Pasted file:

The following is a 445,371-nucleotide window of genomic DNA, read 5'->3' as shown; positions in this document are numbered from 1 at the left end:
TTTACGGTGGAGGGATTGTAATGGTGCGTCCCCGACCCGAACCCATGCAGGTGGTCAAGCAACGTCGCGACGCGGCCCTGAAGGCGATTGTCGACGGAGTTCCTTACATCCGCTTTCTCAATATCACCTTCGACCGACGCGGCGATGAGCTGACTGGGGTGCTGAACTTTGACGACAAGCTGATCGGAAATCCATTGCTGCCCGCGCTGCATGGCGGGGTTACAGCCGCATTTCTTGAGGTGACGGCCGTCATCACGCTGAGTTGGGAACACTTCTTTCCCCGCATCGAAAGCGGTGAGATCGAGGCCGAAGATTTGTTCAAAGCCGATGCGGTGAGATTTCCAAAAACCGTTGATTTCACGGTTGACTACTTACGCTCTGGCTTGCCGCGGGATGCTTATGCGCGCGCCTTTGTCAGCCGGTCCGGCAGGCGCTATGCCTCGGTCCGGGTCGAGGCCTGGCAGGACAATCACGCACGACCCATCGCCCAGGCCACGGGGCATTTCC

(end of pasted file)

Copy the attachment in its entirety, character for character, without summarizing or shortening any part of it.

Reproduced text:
The following is a 445,371-nucleotide window of genomic DNA, read 5'->3' as shown; positions in this document are numbered from 1 at the left end:
TTTACGGTGGAGGGATTGTAATGGTGCGTCCCCGACCCGAACCCATGCAGGTGGTCAAGCAACGTCGCGACGCGGCCCTGAAGGCGATTGTCGACGGAGTTCCTTACATCCGCTTTCTCAATATCACCTTCGACCGACGCGGCGATGAGCTGACTGGGGTGCTGAACTTTGACGACAAGCTGATCGGAAATCCATTGCTGCCCGCGCTGCATGGCGGGGTTACAGCCGCATTTCTTGAGGTGACGGCCGTCATCACGCTGAGTTGGGAACACTTCTTTCCCCGCATCGAAAGCGGTGAGATCGAGGCCGAAGATTTGTTCAAAGCCGATGCGGTGAGATTTCCAAAAACCGTTGATTTCACGGTTGACTACTTACGCTCTGGCTTGCCGCGGGATGCTTATGCGCGCGCCTTTGTCAGCCGGTCCGGCAGGCGCTATGCCTCGGTCCGGGTCGAGGCCTGGCAGGACAATCACGCACGACCCATCGCCCAGGCCACGGGGCATTTCC